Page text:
In addition, his witness from Gesher EU eventually accepted during his evidence that, although the ostracisation argument had been deployed accepted by HHJ Rowe QC in the Re X cases, in reality, the children and their mother had never in fact been rejected or ostracised.  The father's team argued that fear of ostracisation was merely a scare tactic on the part of the mother and the orthodox Jewish community to deny the father the contact to which her children were entitled.  The court heard conflicting evidence from Rabbis from within the Community about the likely attitude of the community towards the children and their mother if contact were allowed [paras 81 and 82].  

Peter Jackson J set out the argument on the father's behalf as follows: "Ms Ball and Ms Mann submit that the balance to be struck is between harm that the children will suffer (through loss of contact) and harm that they may suffer (through ostracism). As to the latter, they rely on the evidence of Rabbi Abel and Mr Bernard. They suggest that the mother's witnesses are over?egging the pudding, and that the court should not assume the worst. They point to the outcomes in Re X and the case of Mr and Mrs S2. The cases of Child A and Child B revolved around issues of sex, not of gender"" [Para 174].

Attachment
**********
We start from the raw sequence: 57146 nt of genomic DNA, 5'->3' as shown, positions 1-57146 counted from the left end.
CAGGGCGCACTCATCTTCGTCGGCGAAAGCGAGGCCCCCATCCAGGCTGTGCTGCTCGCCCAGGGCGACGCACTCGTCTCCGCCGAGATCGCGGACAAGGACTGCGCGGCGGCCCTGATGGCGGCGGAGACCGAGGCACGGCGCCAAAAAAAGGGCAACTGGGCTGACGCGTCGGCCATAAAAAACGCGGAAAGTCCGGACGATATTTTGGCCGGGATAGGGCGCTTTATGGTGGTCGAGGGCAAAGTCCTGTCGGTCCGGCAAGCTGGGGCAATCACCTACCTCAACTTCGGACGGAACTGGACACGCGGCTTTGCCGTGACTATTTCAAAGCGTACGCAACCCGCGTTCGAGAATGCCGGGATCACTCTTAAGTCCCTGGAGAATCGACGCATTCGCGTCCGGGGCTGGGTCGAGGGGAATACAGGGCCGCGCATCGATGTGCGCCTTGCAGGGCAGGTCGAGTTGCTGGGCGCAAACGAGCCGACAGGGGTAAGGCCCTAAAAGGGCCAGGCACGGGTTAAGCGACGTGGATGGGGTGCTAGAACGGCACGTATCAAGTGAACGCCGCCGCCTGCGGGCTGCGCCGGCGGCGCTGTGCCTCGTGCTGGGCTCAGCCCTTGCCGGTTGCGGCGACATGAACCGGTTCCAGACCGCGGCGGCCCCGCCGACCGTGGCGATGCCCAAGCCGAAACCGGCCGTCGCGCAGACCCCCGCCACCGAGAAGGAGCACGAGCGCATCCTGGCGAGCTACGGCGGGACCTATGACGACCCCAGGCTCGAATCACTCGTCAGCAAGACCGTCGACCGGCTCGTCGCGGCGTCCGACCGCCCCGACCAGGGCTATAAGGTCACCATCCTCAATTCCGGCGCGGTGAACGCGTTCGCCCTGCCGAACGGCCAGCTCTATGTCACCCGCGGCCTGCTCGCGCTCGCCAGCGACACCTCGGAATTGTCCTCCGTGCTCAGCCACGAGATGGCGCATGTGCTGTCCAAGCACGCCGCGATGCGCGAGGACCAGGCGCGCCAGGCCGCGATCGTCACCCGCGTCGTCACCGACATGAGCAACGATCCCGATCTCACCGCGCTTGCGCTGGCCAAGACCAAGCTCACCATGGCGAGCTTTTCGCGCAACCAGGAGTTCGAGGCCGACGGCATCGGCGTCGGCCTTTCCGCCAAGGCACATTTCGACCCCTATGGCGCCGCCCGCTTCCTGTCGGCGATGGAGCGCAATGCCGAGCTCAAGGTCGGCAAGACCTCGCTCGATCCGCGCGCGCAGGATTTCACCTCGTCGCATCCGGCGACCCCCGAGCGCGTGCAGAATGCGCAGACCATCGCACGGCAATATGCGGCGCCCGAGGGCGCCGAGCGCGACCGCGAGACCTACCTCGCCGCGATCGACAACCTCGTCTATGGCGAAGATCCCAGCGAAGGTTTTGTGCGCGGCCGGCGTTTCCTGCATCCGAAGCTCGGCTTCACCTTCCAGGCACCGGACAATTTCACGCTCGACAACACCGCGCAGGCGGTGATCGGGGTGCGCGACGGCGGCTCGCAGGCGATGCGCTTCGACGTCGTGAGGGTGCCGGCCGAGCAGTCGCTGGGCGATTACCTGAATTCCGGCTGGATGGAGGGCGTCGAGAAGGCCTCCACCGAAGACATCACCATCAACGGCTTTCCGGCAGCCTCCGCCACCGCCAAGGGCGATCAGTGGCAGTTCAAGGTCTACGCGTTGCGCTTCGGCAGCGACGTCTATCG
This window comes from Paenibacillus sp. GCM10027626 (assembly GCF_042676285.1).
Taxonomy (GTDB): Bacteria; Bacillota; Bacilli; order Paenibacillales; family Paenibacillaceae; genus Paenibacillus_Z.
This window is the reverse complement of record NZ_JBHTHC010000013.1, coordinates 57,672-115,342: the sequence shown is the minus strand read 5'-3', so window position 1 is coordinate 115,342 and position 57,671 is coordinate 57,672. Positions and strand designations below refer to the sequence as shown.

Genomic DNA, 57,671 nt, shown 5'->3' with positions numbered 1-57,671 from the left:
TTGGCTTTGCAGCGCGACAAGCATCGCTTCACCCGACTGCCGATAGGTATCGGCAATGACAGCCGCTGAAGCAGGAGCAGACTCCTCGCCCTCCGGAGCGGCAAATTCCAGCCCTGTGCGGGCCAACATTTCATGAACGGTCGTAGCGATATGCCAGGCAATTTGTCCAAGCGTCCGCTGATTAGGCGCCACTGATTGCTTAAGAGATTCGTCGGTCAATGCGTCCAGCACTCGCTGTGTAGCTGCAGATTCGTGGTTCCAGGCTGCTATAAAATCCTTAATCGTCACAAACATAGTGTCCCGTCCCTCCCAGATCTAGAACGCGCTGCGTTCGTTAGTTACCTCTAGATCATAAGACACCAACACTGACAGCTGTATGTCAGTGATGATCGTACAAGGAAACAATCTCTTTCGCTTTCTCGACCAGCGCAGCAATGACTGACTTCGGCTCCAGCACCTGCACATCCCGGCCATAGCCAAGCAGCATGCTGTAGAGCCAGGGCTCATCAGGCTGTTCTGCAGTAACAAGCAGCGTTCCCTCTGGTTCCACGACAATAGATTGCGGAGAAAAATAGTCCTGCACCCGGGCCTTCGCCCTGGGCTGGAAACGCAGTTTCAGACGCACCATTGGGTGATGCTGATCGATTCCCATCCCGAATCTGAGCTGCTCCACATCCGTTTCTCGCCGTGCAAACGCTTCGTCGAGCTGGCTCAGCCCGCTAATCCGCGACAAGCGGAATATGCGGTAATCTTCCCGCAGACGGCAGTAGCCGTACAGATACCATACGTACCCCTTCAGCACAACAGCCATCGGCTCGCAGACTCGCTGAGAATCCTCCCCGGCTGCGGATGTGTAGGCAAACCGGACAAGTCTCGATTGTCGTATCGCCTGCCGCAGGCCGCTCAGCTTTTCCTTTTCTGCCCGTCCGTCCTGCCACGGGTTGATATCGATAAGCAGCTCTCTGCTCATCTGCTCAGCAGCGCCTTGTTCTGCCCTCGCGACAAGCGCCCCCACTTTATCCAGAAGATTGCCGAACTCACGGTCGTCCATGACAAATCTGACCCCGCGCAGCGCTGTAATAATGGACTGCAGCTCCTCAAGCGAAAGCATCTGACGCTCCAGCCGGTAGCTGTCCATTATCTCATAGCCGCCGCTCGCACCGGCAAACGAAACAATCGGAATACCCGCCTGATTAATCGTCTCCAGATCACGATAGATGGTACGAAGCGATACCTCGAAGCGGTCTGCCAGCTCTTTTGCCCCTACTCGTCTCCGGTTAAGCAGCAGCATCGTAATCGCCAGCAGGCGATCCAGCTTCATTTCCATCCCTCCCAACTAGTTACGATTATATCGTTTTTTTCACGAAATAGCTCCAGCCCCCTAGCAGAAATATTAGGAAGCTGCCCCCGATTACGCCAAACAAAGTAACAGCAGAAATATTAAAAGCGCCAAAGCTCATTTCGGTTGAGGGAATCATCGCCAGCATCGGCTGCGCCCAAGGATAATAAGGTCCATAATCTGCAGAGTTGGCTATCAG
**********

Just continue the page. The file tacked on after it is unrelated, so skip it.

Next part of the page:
Rabbi Abel "accepted that the present circumstances would be a challenge to the insular North Manchester community. He argued that when it comes to matters of life and death, you have to break free and seek to work with the unfamiliar problem. He gave as an example creative arrangements that might be made to allow the father to participate in A's bar mitzvah. There are ways, and it can happen if there is a will. The issues are significant, but not insurmountable. The community is not monolithic, but multifarious. It will step back if proper arrangements are made by both parents. If the situation is unregulated, the community will take matters into its own hands. If direct contact was ordered, and the law laid down, he did not think that the community would "go to the wire" fighting an unwinnable battle." [Para 83].

The guardian struggled with her recommendation but ultimately concluded there should be no direct contact, weighing two significant factors "1) the risk that the children would be ostracised and placed in conflict with their identity as members of the community; and (2) some continuing concerns about the father's insight and ability to prioritise the emotional needs of the children and engage in the advice that would be offered." [Para 132].  She was clearly of the view that the risks of the family unit consisting of the mother and children being cast out by the community were real.